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    Lost the picture of the battery box on the throttle side, but you can see there's good room for a fullsized battery in there behind the sidecover.

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    Same for the other side.

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    Everything's been easier than expected so far. [​IMG]

    Hope to get the battery box finished mounted tomorrow and get the other electrics mounted to it. Then I'll start reinforcing the rear suspension attachments. Since it looks like I won't be spending on rearsets I am considering a Magura Hymec for this bike. I'll wait to see how the engine goes before I blow the budget on that, though.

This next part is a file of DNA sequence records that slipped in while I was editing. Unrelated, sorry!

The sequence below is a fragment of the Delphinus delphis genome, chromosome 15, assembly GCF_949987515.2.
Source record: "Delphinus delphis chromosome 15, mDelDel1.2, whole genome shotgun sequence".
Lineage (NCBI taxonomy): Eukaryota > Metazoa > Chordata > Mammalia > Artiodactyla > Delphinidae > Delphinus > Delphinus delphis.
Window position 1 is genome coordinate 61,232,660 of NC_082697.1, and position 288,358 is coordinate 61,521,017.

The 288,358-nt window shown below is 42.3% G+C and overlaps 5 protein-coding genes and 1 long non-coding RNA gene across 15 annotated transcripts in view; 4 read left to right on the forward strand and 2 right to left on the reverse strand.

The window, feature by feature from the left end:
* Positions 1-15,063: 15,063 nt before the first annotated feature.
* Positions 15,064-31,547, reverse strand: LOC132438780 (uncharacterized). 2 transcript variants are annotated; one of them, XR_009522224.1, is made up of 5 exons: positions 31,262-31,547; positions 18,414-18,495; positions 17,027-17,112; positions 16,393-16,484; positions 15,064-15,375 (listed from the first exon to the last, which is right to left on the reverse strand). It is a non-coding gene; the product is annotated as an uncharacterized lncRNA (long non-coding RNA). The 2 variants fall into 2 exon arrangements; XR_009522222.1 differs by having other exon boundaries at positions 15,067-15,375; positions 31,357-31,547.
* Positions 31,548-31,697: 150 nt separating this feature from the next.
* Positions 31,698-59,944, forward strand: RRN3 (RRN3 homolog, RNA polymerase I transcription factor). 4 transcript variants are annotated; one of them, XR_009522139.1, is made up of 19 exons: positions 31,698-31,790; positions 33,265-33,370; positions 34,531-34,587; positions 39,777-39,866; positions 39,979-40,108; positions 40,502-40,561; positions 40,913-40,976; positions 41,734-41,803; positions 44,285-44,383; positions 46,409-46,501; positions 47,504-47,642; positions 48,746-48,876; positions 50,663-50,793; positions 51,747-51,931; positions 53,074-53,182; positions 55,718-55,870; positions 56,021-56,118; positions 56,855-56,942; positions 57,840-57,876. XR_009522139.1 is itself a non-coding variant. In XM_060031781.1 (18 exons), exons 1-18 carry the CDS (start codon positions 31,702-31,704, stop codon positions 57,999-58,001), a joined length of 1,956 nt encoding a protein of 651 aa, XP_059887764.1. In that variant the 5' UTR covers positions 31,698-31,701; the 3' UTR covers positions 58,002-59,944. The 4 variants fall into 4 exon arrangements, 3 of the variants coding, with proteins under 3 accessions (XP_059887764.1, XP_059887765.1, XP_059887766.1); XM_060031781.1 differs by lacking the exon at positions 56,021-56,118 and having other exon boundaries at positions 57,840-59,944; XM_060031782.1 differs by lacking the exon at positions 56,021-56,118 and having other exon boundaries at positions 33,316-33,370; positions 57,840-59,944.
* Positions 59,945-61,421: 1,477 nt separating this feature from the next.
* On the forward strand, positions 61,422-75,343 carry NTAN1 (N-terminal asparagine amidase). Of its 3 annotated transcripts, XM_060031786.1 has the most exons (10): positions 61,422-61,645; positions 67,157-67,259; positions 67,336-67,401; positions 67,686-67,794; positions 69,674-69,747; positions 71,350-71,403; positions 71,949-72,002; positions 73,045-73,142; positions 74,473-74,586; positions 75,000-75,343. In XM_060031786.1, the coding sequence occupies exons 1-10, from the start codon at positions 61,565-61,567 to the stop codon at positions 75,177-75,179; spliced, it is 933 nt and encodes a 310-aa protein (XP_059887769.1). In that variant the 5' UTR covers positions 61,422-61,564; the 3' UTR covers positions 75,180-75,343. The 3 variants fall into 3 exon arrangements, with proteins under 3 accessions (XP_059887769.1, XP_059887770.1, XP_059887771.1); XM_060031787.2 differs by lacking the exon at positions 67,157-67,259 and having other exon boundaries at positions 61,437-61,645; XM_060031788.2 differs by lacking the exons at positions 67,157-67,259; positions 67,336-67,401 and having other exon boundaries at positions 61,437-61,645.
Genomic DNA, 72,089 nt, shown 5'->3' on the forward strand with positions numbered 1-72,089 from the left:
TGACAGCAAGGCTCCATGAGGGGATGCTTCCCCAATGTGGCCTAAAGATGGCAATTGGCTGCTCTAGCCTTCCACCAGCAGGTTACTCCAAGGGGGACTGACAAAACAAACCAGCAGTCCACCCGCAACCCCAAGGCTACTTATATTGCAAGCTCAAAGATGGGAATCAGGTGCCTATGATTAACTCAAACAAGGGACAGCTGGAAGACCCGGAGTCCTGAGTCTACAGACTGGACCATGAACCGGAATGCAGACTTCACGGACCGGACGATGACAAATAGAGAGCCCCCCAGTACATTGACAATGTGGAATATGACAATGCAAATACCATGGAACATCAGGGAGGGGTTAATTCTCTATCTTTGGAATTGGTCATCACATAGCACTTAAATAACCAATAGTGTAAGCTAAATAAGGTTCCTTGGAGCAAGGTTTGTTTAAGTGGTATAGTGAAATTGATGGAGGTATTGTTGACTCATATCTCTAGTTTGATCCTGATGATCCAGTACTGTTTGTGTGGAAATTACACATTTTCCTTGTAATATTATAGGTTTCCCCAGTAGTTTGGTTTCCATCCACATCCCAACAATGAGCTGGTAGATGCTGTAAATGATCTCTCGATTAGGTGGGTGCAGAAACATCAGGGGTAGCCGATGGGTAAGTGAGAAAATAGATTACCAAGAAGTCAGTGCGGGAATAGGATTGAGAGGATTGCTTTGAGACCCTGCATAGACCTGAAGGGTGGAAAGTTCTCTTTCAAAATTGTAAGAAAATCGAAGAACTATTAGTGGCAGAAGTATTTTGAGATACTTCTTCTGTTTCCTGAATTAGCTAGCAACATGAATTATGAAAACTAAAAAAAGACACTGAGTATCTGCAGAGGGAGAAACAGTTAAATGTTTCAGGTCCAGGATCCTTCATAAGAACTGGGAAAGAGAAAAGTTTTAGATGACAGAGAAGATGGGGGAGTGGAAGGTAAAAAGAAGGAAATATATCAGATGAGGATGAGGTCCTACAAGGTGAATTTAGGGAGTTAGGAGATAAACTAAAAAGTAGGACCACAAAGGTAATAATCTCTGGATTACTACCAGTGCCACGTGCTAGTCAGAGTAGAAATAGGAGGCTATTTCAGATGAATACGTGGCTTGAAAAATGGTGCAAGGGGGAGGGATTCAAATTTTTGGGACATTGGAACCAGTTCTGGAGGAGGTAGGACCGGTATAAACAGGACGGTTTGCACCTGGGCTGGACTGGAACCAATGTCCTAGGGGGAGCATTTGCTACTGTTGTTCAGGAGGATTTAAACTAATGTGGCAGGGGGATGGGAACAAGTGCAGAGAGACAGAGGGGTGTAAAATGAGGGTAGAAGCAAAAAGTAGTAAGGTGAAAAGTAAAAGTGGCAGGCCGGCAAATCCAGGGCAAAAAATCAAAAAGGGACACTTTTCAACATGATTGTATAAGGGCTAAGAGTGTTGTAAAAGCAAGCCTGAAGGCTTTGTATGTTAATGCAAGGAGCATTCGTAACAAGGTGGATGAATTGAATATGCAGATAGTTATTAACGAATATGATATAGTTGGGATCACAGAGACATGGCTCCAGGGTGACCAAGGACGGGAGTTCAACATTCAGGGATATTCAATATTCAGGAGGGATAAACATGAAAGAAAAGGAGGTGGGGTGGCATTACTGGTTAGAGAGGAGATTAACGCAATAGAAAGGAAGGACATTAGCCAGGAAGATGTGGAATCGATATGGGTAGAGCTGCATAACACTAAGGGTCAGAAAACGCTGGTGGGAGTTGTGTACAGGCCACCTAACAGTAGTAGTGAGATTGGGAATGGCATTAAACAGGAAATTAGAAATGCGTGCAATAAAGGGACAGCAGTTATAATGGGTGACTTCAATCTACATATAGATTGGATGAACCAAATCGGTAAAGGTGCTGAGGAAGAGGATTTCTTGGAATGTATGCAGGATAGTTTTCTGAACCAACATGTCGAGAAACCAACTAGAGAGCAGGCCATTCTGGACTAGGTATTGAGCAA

Huge oversight on my part: totally ignored the fact that I have no speedo drive with the F3 front wheel. That kinda puts a kink in using the stock clocks.[​IMG]

    Previous tally - $650
    Today's parts - random scrap steel and leftover handlebars- $0
    Current tally - $650
    #20